End of an Era (for me)

On Friday I’ll be leaving my job at Automattic, and my position in the WordPress community. I’ve poured my life into WordPress for 8 years, longer than I’ve ever stuck around at anything else, and it will be super weird to lose a job, a social circle, and an all-encompassing everything all at once. But while this wasn’t a change I had planned on (well, only planned for 3 weeks, anyway) I know that it will be better for me.

For the next month I am going to focus on getting my health in shape under my doctor’s care — it went to hell during my a8c tenure for various reasons — and figuring out what I need to do to go back and finish up the degree I was a month from obtaining before I walked away from it to work on the prototype that would become WordPress 2.7. Also, I’ll finally rip up the invasive plants in my yard and put in a garden and some native plants. And I’ll keep doing acupuncture. I’ll probably start writing again. Practice Spanish. Maybe re-learn how to play the guitar enough for a backyard singalong or two.

After that, we’ll see. Maybe a new ux or product challenge. Maybe something different. Maybe leave tech altogether. I’m not really going to think about it much until a month has passed, because I don’t want to jump into something else right away and perpetuate the same overwork patterns I developed over the last 8 years. Habits take time to break. I might take some of that time to write up some of the thoughts I never got around to publishing while I was on the job or to answer any questions that I get asked more than once. Or I might just sit outside feeding stray cats. Who knows?

My wordpress.org email address will not work anymore. If you want to reach me and don’t have my personal email address, you can use the contact form on this site or @jenmylo on Twitter. If you’re a “But I want proof we are connected!” person, I’m on LinkedIn. If you’re a Facebook junkie, I really don’t use it — it gets my Twitter feed but I don’t monitor comments on Facebook or anything like that. I should really just turn off the Twitter feed, probably. So many things to think about when everything changes! Hey, and now I can update my gravatar when my hair changes color, since I won’t be going to WordCamps where I want people to recognize me from online. Maybe I’ll do that next week. Maybe I should pick a new color first. Or go back to purple. So many decisions!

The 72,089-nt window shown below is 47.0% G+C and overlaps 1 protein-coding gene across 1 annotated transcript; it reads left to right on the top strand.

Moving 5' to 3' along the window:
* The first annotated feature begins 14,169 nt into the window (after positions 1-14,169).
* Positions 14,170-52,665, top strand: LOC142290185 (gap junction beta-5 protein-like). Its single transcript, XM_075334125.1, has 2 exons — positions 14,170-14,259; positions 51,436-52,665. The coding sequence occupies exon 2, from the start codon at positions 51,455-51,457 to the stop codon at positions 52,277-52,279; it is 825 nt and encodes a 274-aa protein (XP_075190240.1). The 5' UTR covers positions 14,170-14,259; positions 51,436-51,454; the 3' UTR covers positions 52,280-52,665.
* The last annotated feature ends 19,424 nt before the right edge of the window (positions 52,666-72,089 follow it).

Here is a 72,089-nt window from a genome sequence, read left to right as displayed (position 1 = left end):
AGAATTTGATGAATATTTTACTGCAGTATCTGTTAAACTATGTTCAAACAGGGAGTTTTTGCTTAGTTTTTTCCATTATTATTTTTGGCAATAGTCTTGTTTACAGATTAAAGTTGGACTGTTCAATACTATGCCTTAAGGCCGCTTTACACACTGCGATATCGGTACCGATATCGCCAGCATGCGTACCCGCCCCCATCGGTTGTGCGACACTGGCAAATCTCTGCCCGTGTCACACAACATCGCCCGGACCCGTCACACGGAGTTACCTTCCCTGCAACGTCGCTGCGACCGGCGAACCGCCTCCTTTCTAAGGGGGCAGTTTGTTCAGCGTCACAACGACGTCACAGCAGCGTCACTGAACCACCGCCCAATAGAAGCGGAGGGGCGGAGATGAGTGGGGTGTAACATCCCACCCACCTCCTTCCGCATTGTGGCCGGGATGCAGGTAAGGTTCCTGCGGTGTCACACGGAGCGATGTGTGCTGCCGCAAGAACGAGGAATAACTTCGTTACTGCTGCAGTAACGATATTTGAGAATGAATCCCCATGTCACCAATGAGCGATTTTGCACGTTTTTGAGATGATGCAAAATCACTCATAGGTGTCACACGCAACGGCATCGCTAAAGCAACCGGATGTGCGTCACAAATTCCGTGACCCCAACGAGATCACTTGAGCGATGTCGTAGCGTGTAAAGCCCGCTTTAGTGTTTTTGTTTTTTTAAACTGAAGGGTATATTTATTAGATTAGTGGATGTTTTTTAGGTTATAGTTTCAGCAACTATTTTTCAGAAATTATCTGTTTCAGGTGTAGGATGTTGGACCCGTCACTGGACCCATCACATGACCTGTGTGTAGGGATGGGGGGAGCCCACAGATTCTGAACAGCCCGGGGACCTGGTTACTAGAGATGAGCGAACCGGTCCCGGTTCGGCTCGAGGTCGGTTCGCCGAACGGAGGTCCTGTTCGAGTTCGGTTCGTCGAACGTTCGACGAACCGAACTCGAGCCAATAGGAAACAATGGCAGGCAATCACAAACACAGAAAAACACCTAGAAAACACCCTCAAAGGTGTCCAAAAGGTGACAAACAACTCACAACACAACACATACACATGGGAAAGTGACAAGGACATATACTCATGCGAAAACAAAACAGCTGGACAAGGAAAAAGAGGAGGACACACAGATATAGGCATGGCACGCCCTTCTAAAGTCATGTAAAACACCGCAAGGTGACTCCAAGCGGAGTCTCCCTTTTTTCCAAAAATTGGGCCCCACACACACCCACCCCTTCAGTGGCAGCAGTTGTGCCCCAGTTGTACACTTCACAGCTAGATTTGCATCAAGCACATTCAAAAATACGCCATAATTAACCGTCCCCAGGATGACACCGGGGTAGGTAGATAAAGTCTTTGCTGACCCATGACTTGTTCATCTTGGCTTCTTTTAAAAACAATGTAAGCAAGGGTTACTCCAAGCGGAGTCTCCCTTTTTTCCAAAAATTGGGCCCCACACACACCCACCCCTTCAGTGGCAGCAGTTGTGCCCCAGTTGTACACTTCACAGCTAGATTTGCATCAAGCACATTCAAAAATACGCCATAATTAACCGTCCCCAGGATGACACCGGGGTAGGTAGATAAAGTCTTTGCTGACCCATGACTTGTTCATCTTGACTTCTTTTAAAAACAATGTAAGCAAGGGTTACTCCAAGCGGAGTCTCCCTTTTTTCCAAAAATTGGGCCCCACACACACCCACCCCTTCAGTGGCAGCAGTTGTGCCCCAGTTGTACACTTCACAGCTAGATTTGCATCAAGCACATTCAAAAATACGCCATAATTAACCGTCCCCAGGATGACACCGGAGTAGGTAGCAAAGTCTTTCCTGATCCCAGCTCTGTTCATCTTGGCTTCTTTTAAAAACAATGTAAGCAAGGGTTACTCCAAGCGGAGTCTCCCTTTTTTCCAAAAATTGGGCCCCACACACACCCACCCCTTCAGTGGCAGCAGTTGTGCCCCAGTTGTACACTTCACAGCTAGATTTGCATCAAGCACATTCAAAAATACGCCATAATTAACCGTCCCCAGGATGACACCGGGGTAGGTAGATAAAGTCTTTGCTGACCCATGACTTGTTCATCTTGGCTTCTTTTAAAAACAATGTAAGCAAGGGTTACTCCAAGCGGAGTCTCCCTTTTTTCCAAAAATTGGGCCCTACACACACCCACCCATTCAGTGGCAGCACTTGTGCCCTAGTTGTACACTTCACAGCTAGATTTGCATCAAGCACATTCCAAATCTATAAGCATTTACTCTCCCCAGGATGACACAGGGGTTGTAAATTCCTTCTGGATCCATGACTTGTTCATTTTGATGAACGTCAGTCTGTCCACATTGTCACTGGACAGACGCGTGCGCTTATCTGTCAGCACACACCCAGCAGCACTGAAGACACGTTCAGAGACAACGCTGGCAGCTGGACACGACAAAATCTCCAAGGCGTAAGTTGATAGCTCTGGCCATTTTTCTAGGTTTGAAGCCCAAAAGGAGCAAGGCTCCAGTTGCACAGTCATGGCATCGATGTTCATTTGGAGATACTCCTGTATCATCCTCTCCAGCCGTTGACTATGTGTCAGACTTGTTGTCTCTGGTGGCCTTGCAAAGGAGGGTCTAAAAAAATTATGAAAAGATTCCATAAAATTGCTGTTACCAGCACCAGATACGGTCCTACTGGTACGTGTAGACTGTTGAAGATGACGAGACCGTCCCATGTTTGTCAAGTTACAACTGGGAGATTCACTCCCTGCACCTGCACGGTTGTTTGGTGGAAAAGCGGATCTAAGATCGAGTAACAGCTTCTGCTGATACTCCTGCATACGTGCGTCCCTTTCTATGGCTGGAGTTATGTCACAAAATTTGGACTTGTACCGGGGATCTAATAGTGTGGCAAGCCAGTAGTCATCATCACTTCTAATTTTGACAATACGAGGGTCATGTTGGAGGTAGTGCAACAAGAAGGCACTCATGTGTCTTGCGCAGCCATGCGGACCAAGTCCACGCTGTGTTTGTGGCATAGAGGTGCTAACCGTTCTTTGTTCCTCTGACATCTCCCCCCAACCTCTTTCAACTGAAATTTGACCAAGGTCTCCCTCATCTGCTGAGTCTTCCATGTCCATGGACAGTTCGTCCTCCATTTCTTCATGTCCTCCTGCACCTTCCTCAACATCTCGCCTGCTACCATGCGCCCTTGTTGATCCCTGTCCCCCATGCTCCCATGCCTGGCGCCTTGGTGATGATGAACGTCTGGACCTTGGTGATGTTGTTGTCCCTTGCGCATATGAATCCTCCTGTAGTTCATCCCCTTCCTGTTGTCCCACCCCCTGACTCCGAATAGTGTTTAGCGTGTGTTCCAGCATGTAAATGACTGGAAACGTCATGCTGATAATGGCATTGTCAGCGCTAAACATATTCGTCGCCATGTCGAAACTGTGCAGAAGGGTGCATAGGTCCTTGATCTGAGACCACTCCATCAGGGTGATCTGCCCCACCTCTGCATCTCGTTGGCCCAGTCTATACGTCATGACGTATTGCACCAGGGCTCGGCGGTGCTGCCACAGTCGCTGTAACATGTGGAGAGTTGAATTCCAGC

Anyway, to everyone in the WordPress community who enriched my life in some way over the past 8 years, thank you, and maybe we’ll run into each other again sometime. If you’re ever in Portland (Oregon, not Maine) and want to get a chai or Ethiopian food or come feed a stray cat in the backyard, let me know!

57 thoughts on “End of an Era (for me)

  1. It is hilarious that people are leaving emojis as comments and this wordpress.com theme doesn’t support them. According to the .com notifications bar, they are hearts. :)

    Keep an eye out for a future post titled May All Your Emoji Die in a Fire.

    • I don’t understand. Did you mean 😵 in a 🔥❓

      I’ve said this to you before, but I’ll say it here since this is the place for melancholy memories…

      Our time on the Dotorg team was the best of the best and the worst of the worst. I’ll never forget Slicey Cup, Pancakes, almost shipping bbPress 2 without theme compatibility and you talking me out of it, long walks on the beach planning Profiles and WordCamp.org integration, and finally accepting that we weren’t very good at working together, which I still consider a personal and professional failure, because you are a gifted and valuable friend and colleague and I always appreciated your experience and perspectives.

      Whatever job is next (and remember we’ve both had many), I hope it exceeds your unrealistic expectations, because after all you’ve done to improve the web and WordPress community, you deserve to work less hard and be more appreciated.

      ❤️

  2. Wow, “end of an era” is an understatement, I think. Thanks so much for everything you’ve done for the WP community (WordCamps in particular), and for being so supportive when I needed it the most in December. I know whatever you end up doing next will be spectacular. Good luck with everything! :-)